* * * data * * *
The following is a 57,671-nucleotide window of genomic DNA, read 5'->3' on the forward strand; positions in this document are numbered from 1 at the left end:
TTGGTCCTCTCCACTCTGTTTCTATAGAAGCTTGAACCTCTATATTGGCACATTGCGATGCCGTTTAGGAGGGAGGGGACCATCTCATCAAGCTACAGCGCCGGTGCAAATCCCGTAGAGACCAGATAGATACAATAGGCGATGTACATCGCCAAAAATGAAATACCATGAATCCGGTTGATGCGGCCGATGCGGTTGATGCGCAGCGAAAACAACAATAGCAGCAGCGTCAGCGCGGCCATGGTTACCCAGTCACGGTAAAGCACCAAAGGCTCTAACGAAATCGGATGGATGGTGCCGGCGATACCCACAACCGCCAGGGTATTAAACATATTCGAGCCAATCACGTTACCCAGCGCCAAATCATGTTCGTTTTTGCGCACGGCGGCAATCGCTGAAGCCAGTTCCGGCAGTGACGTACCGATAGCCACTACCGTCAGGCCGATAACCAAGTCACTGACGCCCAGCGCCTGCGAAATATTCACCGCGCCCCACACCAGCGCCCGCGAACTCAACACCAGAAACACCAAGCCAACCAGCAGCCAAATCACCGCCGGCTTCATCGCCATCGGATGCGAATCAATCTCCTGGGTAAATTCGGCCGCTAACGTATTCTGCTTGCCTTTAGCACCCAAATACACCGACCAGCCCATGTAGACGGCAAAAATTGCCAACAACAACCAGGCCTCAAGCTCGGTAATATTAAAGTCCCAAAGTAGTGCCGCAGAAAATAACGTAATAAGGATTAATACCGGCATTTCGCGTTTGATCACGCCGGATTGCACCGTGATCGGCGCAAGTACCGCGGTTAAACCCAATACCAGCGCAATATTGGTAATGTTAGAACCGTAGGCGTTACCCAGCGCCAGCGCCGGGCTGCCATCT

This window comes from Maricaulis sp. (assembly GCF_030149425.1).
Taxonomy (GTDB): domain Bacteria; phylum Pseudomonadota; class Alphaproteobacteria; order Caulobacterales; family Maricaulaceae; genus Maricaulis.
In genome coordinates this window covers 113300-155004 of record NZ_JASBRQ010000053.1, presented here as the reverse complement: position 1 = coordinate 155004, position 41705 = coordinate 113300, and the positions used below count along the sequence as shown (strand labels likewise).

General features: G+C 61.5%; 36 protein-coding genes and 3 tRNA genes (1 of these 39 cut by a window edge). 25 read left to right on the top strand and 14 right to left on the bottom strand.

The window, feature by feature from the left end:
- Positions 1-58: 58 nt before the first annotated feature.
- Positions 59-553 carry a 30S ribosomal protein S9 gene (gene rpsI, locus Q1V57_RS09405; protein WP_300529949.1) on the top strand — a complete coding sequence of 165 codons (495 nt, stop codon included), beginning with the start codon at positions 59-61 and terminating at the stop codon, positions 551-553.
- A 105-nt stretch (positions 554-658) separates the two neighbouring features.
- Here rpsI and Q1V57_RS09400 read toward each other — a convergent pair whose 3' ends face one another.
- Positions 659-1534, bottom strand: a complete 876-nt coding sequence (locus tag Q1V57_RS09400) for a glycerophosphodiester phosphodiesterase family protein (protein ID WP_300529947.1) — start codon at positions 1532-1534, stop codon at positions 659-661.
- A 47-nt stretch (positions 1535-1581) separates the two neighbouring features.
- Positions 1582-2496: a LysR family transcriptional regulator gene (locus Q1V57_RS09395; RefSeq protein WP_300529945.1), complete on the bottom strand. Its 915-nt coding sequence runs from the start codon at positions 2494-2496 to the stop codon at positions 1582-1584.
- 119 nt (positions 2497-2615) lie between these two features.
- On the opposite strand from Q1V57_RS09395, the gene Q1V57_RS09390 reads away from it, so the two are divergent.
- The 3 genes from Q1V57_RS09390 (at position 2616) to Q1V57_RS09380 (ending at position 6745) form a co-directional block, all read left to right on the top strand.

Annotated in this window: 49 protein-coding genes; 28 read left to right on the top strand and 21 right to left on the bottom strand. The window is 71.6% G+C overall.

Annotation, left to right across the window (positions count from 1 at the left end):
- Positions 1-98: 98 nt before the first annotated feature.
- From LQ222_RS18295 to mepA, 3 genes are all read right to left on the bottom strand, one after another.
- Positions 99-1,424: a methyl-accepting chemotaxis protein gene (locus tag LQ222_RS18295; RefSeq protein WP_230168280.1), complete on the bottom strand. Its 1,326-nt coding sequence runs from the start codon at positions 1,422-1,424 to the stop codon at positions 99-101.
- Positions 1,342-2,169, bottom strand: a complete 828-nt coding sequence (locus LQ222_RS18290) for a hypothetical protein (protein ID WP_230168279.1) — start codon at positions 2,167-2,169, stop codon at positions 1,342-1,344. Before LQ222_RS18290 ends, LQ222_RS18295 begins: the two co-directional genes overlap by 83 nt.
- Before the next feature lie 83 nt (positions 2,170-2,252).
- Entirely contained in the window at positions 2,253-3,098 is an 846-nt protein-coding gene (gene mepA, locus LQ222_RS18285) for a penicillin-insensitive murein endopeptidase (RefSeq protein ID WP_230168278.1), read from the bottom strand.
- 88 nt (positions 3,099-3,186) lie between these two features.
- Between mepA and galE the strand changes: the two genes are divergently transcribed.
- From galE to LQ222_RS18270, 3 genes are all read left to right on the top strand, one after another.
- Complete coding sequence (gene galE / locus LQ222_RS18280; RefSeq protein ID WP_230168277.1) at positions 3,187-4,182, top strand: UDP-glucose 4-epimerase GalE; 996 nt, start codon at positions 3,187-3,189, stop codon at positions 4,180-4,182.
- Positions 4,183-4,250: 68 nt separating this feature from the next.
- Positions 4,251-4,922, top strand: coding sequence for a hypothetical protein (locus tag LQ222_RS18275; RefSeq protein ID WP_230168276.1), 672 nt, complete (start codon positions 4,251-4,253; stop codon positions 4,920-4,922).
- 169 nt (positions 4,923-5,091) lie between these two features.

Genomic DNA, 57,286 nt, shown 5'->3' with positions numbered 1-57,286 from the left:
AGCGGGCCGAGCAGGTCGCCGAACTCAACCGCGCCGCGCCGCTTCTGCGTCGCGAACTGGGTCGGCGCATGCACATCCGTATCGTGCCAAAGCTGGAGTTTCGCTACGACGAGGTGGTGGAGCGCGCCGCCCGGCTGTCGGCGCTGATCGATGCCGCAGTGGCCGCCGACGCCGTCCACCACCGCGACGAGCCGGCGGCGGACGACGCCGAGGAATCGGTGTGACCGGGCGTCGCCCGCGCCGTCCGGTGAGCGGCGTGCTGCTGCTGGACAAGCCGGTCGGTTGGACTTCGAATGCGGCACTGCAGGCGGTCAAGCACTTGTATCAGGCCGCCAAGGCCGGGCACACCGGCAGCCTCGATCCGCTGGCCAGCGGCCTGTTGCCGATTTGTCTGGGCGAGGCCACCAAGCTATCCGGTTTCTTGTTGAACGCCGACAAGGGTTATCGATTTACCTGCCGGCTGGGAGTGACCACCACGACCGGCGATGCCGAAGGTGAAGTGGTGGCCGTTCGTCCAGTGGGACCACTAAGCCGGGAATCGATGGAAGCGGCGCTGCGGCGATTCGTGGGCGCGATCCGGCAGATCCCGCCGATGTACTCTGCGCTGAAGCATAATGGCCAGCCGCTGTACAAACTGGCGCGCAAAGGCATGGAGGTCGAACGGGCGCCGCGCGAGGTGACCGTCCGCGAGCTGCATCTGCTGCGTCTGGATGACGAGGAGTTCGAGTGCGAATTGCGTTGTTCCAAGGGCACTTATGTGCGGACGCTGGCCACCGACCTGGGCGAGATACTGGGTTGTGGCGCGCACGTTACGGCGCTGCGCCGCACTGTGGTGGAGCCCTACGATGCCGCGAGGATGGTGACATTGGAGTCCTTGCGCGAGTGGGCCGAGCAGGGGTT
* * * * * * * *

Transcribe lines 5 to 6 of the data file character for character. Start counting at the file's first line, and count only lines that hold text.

In genome coordinates this window covers 113300-155004 of record NZ_JASBRQ010000053.1, presented here as the reverse complement: position 1 = coordinate 155004, position 41705 = coordinate 113300, and the positions used below count along the sequence as shown (strand labels likewise).

General features: G+C 61.5%; 36 protein-coding genes and 3 tRNA genes (1 of these 39 cut by a window edge). 25 read left to right on the top strand and 14 right to left on the bottom strand.